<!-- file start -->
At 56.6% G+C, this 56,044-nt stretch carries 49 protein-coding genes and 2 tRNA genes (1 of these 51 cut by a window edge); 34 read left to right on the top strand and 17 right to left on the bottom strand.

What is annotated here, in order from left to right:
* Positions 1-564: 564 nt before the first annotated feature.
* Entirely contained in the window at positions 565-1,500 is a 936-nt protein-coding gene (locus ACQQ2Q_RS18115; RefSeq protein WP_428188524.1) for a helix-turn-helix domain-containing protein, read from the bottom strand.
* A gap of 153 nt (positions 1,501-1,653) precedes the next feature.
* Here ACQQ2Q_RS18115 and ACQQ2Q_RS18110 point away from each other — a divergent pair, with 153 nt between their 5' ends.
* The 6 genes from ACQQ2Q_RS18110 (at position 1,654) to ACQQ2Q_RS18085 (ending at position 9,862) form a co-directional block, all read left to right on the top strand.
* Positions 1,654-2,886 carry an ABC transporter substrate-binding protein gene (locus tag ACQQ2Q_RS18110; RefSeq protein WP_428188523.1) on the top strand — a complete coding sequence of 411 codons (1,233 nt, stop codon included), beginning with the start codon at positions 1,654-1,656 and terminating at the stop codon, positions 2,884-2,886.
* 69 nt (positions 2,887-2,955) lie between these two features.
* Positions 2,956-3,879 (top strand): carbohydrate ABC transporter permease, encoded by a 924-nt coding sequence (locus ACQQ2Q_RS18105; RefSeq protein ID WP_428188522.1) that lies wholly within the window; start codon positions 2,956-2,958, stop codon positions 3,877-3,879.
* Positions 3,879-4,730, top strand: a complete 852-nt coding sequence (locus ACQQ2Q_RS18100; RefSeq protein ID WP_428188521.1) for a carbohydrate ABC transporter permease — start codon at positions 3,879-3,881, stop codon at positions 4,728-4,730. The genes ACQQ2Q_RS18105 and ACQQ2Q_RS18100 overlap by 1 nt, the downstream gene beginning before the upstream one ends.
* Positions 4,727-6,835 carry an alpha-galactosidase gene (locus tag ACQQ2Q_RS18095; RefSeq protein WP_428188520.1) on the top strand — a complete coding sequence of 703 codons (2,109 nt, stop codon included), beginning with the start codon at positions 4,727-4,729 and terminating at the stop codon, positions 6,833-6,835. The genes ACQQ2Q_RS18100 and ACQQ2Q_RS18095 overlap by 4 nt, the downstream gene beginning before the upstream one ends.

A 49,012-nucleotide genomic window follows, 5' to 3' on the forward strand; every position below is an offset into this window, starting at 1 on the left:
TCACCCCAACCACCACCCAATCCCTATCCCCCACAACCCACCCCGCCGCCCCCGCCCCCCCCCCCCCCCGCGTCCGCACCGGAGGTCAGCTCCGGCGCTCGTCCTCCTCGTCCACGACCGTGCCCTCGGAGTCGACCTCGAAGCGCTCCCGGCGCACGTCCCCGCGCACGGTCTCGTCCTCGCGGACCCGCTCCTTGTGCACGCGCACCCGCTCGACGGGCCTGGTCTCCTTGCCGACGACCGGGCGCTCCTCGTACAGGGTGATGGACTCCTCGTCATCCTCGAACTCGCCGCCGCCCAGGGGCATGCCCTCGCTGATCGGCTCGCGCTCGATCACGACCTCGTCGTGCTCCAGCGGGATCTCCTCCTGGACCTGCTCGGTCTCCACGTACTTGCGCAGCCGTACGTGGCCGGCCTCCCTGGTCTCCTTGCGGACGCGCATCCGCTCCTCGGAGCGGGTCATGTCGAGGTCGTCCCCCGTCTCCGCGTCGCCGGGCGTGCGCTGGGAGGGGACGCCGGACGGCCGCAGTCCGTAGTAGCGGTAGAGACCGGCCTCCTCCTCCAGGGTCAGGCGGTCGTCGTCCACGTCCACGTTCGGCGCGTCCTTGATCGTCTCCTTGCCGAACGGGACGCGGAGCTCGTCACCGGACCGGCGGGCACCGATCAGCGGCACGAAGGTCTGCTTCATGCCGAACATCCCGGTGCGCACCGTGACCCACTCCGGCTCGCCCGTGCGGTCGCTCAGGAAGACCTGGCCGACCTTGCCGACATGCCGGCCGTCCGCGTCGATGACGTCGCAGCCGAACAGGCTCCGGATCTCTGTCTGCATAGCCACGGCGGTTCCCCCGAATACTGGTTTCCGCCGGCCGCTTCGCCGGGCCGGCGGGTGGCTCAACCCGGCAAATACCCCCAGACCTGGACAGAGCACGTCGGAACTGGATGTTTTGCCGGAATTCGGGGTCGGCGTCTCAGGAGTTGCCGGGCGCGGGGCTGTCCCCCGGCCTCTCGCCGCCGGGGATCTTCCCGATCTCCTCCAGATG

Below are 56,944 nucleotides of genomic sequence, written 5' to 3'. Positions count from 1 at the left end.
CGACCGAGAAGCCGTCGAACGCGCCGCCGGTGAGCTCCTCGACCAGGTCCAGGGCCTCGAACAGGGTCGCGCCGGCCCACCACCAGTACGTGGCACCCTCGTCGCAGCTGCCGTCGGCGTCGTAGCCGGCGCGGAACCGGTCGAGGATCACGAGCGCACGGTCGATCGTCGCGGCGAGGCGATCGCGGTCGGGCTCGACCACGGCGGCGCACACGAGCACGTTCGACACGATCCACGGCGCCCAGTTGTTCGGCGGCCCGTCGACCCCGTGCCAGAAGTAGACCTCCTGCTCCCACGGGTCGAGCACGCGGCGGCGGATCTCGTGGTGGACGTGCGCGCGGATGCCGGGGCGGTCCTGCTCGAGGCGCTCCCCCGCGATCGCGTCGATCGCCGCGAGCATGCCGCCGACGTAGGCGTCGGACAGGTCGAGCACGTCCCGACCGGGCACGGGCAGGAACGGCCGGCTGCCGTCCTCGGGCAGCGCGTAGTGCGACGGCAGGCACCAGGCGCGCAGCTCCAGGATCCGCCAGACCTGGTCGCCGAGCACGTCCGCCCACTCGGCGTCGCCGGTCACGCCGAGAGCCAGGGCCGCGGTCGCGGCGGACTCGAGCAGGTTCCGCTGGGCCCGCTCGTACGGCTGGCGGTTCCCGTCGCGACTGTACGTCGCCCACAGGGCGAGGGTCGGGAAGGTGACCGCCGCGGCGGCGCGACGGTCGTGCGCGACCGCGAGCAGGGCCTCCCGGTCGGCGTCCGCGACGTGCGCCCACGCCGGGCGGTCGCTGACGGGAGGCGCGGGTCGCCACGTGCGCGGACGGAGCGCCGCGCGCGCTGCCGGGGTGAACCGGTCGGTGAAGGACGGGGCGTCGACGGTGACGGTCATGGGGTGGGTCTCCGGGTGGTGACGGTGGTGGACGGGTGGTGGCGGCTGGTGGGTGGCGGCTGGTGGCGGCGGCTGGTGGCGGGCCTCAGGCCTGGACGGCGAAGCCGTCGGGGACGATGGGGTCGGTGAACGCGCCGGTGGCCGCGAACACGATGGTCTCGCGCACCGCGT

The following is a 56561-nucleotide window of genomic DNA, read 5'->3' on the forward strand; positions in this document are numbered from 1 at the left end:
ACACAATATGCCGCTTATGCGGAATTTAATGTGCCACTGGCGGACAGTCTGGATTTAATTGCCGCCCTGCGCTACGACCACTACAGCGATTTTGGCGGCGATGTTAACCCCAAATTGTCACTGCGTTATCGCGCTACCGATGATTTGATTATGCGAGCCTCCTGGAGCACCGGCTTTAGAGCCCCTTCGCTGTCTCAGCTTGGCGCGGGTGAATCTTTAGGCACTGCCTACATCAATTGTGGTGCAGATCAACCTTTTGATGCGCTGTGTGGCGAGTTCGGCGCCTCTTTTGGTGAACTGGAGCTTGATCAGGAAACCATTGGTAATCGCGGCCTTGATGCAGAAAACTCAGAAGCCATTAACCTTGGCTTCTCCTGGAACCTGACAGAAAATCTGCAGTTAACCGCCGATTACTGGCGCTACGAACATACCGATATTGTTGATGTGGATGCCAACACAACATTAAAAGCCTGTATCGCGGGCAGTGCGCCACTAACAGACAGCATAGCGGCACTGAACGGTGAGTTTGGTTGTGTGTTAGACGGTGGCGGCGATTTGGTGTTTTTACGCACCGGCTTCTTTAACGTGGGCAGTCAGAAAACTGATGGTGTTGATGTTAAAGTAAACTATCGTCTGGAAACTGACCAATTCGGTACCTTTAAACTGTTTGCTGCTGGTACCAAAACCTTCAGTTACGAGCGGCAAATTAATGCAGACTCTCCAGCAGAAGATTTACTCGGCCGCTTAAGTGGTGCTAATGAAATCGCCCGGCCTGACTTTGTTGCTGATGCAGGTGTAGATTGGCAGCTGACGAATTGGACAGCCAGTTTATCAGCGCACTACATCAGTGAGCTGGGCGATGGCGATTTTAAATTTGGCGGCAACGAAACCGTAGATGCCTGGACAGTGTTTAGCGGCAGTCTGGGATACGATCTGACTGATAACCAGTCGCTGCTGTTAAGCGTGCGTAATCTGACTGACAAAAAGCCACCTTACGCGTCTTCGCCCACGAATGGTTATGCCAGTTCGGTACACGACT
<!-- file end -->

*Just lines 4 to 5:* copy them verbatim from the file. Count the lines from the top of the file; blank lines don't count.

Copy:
* Entirely contained in the window at positions 565-1,500 is a 936-nt protein-coding gene (locus ACQQ2Q_RS18115; RefSeq protein WP_428188524.1) for a helix-turn-helix domain-containing protein, read from the bottom strand.
* A gap of 153 nt (positions 1,501-1,653) precedes the next feature.